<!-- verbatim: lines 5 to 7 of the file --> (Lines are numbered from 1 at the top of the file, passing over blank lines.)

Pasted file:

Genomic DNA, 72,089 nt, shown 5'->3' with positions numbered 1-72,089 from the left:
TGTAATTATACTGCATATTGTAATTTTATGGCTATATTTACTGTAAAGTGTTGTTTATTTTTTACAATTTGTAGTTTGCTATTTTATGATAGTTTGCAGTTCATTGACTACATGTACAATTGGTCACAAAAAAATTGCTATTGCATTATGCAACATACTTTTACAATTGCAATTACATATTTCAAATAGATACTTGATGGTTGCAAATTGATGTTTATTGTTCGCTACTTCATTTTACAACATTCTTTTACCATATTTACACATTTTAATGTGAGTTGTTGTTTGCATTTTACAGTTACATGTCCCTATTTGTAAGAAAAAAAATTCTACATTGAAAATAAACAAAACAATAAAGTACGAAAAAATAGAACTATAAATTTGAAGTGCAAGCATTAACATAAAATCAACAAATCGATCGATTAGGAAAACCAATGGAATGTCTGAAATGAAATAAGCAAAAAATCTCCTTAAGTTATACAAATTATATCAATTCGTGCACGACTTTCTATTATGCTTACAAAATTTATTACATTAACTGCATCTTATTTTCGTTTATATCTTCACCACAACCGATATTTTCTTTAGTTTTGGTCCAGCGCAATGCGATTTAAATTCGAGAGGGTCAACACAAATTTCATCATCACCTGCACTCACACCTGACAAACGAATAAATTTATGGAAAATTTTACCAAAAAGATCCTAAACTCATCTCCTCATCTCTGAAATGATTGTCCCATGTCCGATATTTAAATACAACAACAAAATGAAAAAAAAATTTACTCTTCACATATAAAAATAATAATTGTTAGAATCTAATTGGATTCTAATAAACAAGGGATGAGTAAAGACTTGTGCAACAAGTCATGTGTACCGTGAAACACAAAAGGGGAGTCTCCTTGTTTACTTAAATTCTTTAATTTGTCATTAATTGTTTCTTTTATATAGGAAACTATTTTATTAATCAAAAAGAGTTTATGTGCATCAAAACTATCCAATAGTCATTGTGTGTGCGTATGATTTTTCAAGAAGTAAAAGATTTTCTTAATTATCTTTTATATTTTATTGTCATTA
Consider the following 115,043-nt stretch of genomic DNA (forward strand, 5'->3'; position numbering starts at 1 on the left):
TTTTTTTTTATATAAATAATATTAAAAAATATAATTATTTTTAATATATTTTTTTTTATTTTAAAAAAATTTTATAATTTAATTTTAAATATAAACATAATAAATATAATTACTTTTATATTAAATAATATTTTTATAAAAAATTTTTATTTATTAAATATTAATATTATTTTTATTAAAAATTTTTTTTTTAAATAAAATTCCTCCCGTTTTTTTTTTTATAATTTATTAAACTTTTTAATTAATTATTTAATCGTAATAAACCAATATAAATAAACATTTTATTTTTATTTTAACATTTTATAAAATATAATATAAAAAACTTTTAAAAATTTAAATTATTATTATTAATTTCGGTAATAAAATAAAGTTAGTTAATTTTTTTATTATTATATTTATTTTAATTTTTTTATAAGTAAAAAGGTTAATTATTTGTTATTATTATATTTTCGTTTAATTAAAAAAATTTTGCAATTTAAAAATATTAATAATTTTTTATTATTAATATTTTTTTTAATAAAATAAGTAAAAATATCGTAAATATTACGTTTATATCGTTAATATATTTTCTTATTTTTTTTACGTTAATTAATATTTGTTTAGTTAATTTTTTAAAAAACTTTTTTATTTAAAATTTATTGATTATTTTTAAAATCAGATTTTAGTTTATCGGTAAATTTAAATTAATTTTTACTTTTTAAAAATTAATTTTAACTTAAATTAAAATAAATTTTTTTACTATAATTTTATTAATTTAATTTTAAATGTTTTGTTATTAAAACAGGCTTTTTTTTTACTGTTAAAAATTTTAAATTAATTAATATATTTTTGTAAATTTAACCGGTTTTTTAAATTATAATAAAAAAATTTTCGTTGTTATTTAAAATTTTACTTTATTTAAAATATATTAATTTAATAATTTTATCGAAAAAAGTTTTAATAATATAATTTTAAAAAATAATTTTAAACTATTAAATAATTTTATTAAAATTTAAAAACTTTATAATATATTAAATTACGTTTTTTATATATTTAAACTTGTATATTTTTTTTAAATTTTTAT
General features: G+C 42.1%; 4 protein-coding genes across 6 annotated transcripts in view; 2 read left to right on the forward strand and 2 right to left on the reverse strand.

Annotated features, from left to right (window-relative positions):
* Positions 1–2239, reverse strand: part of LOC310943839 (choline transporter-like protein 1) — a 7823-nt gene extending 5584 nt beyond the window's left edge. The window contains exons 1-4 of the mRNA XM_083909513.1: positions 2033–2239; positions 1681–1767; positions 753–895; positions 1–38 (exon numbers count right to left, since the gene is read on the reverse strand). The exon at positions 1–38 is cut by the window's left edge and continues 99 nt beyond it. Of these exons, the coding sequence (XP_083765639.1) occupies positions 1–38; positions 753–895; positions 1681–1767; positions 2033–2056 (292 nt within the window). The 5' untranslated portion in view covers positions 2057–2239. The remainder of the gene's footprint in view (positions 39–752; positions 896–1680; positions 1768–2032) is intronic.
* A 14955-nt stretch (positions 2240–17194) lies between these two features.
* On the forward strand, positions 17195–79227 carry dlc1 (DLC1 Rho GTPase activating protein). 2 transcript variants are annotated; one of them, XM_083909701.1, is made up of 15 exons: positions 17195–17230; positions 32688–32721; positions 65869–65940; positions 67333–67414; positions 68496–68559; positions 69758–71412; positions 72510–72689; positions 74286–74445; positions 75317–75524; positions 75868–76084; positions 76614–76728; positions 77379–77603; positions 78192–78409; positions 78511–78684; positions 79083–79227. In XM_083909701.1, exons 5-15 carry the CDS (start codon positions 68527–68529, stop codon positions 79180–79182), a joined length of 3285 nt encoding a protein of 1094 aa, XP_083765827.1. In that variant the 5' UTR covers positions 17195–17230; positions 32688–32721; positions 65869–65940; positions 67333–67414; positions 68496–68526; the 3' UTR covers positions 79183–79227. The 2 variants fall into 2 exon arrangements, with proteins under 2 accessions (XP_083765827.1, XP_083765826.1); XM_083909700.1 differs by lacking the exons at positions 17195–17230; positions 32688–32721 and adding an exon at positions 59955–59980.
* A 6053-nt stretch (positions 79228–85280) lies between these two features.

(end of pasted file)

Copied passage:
General features: G+C 42.1%; 4 protein-coding genes across 6 annotated transcripts in view; 2 read left to right on the forward strand and 2 right to left on the reverse strand.

Annotated features, from left to right (window-relative positions):
* Positions 1–2239, reverse strand: part of LOC310943839 (choline transporter-like protein 1) — a 7823-nt gene extending 5584 nt beyond the window's left edge. The window contains exons 1-4 of the mRNA XM_083909513.1: positions 2033–2239; positions 1681–1767; positions 753–895; positions 1–38 (exon numbers count right to left, since the gene is read on the reverse strand). The exon at positions 1–38 is cut by the window's left edge and continues 99 nt beyond it. Of these exons, the coding sequence (XP_083765639.1) occupies positions 1–38; positions 753–895; positions 1681–1767; positions 2033–2056 (292 nt within the window). The 5' untranslated portion in view covers positions 2057–2239. The remainder of the gene's footprint in view (positions 39–752; positions 896–1680; positions 1768–2032) is intronic.